Saturday, July 26, 2008

Week 7 (Rachel)

I am back in the courthouse.

This time it’s Dan on trial. He’s one of the coordinators for No More Deaths—the organization based in the borderlands to put an end to the great death toll that the desert takes on those who dare cross it. What is Dan being charged with? Placing gallons of water out for dying migrants is now to be deemed “litter.” What makes this situation even more absurd—if possible—is that when cited for littering, Dan and three other volunteers were actually filling up bags of trash to be packed out of the desert, as per their usual patrol activities. The catch is that this particular water drop was on a wildlife reserve and therefore littering is a serious crime as it damages the precious flora and fauna. This makes for an interesting predicament.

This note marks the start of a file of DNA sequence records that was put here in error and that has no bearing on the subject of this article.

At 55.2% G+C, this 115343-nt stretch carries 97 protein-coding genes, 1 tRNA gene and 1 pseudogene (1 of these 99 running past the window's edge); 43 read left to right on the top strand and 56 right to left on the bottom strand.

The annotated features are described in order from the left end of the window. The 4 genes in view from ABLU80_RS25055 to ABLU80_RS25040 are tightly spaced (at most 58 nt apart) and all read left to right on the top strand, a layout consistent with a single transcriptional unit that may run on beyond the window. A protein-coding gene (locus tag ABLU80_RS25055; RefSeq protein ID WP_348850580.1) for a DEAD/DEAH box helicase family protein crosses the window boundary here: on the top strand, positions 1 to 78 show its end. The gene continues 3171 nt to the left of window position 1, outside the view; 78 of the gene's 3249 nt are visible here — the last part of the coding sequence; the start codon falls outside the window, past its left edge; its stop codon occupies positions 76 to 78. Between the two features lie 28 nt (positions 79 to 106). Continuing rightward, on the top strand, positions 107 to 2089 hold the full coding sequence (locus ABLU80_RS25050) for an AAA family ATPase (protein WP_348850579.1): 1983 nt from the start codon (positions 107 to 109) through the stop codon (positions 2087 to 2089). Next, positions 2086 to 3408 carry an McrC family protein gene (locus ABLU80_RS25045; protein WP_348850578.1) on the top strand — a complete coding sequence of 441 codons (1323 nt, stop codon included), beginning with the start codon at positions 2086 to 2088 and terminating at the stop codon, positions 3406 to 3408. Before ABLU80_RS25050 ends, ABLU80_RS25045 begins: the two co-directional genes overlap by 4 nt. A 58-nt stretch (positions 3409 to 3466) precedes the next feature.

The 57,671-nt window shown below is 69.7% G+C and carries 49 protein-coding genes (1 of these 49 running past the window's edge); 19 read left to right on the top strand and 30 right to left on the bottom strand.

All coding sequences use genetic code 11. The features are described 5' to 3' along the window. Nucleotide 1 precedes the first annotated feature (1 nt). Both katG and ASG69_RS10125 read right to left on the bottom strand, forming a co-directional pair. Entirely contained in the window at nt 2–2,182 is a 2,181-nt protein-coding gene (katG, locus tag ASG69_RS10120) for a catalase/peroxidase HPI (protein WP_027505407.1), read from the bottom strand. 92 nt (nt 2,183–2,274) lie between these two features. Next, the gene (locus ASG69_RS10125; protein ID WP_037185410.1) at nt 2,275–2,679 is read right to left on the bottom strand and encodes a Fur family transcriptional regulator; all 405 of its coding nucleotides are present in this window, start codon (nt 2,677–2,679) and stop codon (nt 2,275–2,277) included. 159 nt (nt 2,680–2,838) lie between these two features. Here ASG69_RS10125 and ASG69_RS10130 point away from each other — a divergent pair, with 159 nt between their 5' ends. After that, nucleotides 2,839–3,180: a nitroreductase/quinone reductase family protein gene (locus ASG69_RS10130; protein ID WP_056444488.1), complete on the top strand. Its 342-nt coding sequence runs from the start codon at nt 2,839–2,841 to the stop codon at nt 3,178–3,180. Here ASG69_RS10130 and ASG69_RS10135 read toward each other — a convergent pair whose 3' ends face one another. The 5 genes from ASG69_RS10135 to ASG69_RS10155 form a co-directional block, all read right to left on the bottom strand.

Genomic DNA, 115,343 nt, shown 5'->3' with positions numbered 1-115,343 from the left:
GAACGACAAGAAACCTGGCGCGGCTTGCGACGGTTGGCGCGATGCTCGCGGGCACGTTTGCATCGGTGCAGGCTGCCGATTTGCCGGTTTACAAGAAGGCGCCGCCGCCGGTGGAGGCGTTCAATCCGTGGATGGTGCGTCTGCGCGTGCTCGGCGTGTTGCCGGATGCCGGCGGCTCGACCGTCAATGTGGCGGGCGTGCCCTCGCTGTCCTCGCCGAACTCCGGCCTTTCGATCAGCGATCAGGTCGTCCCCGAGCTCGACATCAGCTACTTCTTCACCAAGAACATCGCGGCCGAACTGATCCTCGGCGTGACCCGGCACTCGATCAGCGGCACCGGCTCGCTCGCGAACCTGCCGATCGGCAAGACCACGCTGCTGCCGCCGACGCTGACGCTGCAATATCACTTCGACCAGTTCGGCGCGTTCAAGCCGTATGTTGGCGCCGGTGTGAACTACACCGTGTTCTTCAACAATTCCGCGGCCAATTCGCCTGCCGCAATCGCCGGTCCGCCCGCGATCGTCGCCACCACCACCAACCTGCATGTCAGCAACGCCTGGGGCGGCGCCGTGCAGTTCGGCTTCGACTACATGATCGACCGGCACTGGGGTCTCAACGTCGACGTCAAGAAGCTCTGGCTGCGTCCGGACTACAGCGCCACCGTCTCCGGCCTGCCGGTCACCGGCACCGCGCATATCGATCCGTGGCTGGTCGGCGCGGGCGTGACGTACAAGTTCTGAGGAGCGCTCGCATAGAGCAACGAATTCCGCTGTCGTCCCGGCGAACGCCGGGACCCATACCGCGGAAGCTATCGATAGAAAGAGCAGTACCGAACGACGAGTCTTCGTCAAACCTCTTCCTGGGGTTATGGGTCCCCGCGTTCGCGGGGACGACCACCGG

When did the survival of plants and animals become more important than that of human beings? As I sit in the courtroom, listening to the prosecutor and reservation guards argue Dan’s guilt, I have to wonder how important this wildlife reservation is to them. The legalities are frustrating. It is as if the legal system was waiting for its chance to target No More Deaths, to put an end to their humanitarian efforts. Yes, he was placing sealed jugs of purified water out on this reservation—but is this “litter?” I cannot help but see the parallel to how our legal system sees those who volunteers like Dan are trying to help. Do we not see the migrants as litter, just trash cluttering our society that can be treated however we desire? Historically, we bring in workers from Mexico when we need jobs to be filled but the second their presence becomes inconvenient for the “real” Americans…can’t we just get rid of them? Again, I feel like the humanity of the migrants is being pushed aside, they are not individuals with life stories and families to feed, but instead they are THOSE PEOPLE. We group the migrants together and label these brown people as one big nuisance. Why does the media present them like a burden on our society and not instead question why they are risking their lives to come here, dying in the thousands for something better? They are economic refugees and it’s not a pretty picture. No one wants to see the dilapidated and pieced together shacks that line the streets of Nogales. No one wants to hear that the children have to use the bathroom in a sewage pipe at their school. No one wants to see how our economic policies towards Mexico have actually created the surge of migration over the past decade and a half. We sanitize everything here in the United States. It is best to draw a thick line between the two nations, perhaps even build a fifteen foot wall to stave off the invasion. Keep the unwanted out. They are just litter anyway.

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